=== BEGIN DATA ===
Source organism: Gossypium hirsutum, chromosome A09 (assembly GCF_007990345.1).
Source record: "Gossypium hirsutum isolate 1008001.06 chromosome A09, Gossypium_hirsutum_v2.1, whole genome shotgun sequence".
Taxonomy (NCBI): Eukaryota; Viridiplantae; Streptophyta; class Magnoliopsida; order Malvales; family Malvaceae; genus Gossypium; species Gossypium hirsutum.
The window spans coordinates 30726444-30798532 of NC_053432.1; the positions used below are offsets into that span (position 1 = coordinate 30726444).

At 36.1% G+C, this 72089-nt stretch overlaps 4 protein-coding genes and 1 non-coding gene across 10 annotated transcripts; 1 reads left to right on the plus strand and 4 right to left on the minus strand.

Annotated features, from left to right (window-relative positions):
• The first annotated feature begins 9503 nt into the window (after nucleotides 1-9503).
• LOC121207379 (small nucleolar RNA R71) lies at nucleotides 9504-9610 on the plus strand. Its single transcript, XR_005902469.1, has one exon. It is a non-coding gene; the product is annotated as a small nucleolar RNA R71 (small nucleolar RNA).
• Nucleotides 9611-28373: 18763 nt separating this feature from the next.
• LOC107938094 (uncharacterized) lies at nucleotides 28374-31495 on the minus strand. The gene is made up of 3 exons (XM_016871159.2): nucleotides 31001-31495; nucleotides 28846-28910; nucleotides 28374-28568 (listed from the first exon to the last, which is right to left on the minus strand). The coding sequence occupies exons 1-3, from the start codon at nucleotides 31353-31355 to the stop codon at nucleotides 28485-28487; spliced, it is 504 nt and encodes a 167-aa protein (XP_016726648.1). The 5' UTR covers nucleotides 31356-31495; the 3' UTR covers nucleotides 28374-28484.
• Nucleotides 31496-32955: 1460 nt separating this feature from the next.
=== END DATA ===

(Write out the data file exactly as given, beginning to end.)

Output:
Source organism: Gossypium hirsutum, chromosome A09 (assembly GCF_007990345.1).
Source record: "Gossypium hirsutum isolate 1008001.06 chromosome A09, Gossypium_hirsutum_v2.1, whole genome shotgun sequence".
Taxonomy (NCBI): Eukaryota; Viridiplantae; Streptophyta; class Magnoliopsida; order Malvales; family Malvaceae; genus Gossypium; species Gossypium hirsutum.
The window spans coordinates 30726444-30798532 of NC_053432.1; the positions used below are offsets into that span (position 1 = coordinate 30726444).

At 36.1% G+C, this 72089-nt stretch overlaps 4 protein-coding genes and 1 non-coding gene across 10 annotated transcripts; 1 reads left to right on the plus strand and 4 right to left on the minus strand.

Annotated features, from left to right (window-relative positions):
• The first annotated feature begins 9503 nt into the window (after nucleotides 1-9503).
• LOC121207379 (small nucleolar RNA R71) lies at nucleotides 9504-9610 on the plus strand. Its single transcript, XR_005902469.1, has one exon. It is a non-coding gene; the product is annotated as a small nucleolar RNA R71 (small nucleolar RNA).
• Nucleotides 9611-28373: 18763 nt separating this feature from the next.
• LOC107938094 (uncharacterized) lies at nucleotides 28374-31495 on the minus strand. The gene is made up of 3 exons (XM_016871159.2): nucleotides 31001-31495; nucleotides 28846-28910; nucleotides 28374-28568 (listed from the first exon to the last, which is right to left on the minus strand). The coding sequence occupies exons 1-3, from the start codon at nucleotides 31353-31355 to the stop codon at nucleotides 28485-28487; spliced, it is 504 nt and encodes a 167-aa protein (XP_016726648.1). The 5' UTR covers nucleotides 31356-31495; the 3' UTR covers nucleotides 28374-28484.
• Nucleotides 31496-32955: 1460 nt separating this feature from the next.